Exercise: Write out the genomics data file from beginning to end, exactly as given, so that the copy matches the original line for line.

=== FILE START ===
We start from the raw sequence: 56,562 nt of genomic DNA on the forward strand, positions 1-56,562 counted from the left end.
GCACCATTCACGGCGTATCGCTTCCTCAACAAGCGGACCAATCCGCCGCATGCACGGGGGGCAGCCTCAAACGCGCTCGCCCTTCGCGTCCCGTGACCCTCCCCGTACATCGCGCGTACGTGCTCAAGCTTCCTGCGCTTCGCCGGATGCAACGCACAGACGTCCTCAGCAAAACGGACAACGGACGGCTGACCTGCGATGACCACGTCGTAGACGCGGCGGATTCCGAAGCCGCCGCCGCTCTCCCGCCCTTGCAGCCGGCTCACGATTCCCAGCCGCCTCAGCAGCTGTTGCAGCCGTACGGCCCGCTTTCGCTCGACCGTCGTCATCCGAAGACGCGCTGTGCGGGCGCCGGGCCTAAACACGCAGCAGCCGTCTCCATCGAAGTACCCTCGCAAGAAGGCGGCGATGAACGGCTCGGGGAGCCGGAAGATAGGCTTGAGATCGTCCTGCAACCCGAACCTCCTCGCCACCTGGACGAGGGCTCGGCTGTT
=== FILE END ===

We start from the raw sequence: 56,562 nt of genomic DNA on the forward strand, positions 1-56,562 counted from the left end.
GCACCATTCACGGCGTATCGCTTCCTCAACAAGCGGACCAATCCGCCGCATGCACGGGGGGCAGCCTCAAACGCGCTCGCCCTTCGCGTCCCGTGACCCTCCCCGTACATCGCGCGTACGTGCTCAAGCTTCCTGCGCTTCGCCGGATGCAACGCACAGACGTCCTCAGCAAAACGGACAACGGACGGCTGACCTGCGATGACCACGTCGTAGACGCGGCGGATTCCGAAGCCGCCGCCGCTCTCCCGCCCTTGCAGCCGGCTCACGATTCCCAGCCGCCTCAGCAGCTGTTGCAGCCGTACGGCCCGCTTTCGCTCGACCGTCGTCATCCGAAGACGCGCTGTGCGGGCGCCGGGCCTAAACACGCAGCAGCCGTCTCCATCGAAGTACCCTCGCAAGAAGGCGGCGATGAACGGCTCGGGGAGCCGGAAGATAGGCTTGAGATCGTCCTGCAACCCGAACCTCCTCGCCACCTGGACGAGGGCTCGGCTGTT